Sit Down Comedy … May 24th, 2019

Jonathots Daily Blog


I thought I would send along today the ideas that give me the spine and create the backbone for my faith and human journey.

There happen to be ten of them—but this has nothing to do with the original Commandments, just more or less my relentless respect for the symmetry of a good essay.

  1. Don’t be so shitty.

  2. Create instead of bitch.

  3. My opinion sucks.

  4. Don’t speak in God’s name.

  5. Politics makes assholes. Flee!

  6. Get good enough that you can be humble instead of needy.

  7. No help is coming. Learn to laugh!

  8. No one is better than anyone else.

  9. Pick up your trash.

  10. Don’t try so hard.

That’s about it. I could elaborate, but I think that might be best left to you.

So here it is:

The Ten Principles in “My Heeling Dogma.”

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Three Ways To Build Your Faith… February 26, 2015

 Jonathots Daily Blog


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Our faith is usually drained by being punctured by some sort of disappointment.

It centers on three different styles:

A. “I am disappointed by people”

B. “I am disappointed by the response I am receiving.”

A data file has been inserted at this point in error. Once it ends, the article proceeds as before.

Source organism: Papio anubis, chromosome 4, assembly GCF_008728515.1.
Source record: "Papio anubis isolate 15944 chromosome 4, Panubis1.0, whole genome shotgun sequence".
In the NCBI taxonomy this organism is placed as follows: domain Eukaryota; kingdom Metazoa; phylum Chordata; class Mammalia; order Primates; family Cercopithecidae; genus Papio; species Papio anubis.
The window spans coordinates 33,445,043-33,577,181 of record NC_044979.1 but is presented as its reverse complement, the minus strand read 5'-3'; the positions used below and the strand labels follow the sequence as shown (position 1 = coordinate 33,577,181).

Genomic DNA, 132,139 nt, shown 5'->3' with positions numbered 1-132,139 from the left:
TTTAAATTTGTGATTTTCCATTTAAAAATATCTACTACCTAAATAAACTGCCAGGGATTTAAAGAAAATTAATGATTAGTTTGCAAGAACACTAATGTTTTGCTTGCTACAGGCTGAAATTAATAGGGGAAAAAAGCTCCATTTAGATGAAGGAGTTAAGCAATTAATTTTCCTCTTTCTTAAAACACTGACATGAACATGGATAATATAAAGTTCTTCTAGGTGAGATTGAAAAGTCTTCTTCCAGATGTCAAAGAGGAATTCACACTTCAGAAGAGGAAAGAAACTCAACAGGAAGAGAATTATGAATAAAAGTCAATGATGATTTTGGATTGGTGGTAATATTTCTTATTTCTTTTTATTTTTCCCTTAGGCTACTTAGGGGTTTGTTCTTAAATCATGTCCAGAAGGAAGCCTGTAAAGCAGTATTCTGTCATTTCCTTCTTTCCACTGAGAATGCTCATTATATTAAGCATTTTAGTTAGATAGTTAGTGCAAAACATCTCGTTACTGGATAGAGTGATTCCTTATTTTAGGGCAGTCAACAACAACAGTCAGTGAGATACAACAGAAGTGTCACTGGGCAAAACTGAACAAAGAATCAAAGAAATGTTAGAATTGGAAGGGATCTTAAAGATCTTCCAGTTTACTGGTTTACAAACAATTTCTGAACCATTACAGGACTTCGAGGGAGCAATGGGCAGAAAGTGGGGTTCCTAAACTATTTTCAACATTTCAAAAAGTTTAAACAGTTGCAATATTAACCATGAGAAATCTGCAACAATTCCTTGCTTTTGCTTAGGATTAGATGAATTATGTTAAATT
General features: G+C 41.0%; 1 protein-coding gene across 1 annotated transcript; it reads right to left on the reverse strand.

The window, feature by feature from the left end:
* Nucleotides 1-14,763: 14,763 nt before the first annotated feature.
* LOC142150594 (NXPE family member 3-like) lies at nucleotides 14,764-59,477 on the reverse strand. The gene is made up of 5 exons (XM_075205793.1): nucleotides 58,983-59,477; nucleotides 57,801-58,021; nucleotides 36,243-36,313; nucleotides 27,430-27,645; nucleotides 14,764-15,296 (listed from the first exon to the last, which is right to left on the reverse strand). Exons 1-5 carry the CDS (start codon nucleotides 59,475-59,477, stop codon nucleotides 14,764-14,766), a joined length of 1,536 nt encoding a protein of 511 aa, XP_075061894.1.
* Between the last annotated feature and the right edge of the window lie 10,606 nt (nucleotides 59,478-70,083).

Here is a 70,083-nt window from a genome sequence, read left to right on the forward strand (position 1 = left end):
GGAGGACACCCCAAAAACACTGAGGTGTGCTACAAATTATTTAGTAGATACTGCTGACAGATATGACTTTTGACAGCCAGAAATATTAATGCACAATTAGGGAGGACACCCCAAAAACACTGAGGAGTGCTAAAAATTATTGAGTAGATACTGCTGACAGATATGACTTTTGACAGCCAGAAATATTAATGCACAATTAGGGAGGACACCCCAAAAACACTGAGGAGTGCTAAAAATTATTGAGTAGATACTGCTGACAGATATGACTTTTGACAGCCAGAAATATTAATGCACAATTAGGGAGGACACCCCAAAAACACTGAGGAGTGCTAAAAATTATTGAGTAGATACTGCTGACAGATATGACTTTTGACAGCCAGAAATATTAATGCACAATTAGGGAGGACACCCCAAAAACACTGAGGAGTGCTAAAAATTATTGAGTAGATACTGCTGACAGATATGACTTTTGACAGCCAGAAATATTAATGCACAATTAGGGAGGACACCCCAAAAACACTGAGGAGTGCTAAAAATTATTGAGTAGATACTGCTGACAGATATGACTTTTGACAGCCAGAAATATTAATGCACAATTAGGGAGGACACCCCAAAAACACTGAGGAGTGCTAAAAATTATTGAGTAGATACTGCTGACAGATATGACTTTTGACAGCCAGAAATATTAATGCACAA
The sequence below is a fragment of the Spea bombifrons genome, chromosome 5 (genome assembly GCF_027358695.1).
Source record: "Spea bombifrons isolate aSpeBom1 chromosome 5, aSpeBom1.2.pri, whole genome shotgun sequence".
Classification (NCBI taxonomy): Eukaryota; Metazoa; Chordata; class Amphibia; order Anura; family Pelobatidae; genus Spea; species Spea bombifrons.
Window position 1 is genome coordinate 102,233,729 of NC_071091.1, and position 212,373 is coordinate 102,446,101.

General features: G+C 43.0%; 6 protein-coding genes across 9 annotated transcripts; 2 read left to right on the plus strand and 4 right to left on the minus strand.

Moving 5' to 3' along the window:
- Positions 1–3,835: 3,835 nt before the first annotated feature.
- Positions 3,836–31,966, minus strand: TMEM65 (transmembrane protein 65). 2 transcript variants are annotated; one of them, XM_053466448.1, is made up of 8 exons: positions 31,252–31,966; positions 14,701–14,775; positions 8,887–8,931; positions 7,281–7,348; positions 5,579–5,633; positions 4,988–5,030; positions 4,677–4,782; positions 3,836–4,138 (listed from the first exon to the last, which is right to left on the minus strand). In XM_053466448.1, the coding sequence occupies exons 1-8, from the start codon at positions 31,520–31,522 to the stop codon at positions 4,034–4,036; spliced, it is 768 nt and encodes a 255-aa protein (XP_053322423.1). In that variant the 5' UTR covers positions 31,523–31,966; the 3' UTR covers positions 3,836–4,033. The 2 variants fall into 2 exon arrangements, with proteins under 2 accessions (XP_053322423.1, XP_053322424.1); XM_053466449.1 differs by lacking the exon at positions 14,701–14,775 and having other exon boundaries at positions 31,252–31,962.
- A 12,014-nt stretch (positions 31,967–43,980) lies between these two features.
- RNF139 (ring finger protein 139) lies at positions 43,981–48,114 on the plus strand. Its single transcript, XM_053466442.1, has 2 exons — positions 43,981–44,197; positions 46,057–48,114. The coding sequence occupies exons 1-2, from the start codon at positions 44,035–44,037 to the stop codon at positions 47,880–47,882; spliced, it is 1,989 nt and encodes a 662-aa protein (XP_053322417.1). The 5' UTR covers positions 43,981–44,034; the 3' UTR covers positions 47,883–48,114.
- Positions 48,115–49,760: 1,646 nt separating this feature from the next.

C. “I am disappointed by my progress.”

These disappointments take root in us because we ask a trio of foolish questions:

  • Why aren’t people nicer?
  • Why don’t people accept me for who I am?
  • Why are things moving so slowly?

Honestly, the answer to all three of these questions is, “That’s the way it was created and that’s the way it was meant to be.”

So until you tune yourself to the hum of the Universe, you will find yourself singing off-key.

Here are three ways to build your faith:

1. Stop needing, requiring or requesting the approval of other human beings.

They are going to be very busy with their own concerns. It does not make them selfish–it makes them focused and human.

2. Don’t try so hard.

The truth is, our “game face” should exude a peaceful joy. Sweating, frowning, grunting, groaning, bitching or sometimes even praying is a sign of a loss of confidence in what God has provided for us along with a belief that we “just don’t have enough.”

I have a simple philosophy: when it starts getting difficult, I take a break and re-think the process.

3. Set small goals.

This gives you a chance to celebrate as you go along instead of waiting for one huge graduation day to put on your cap and gown.

Thinking big might work if “big” was actually available to us. What is available to us is the present opportunity, how well we enjoy it, and how well we execute it.

The best way to overcome disappointment is to refuse to light the fire that sets it in motion–and that fire is easy to recognize: it’s when we begin to believe that things should be different.

Once you convince yourself of that, your faith begins to seep away, God seems a myth and the people you meet are just waiting to prove that they’re jerks.


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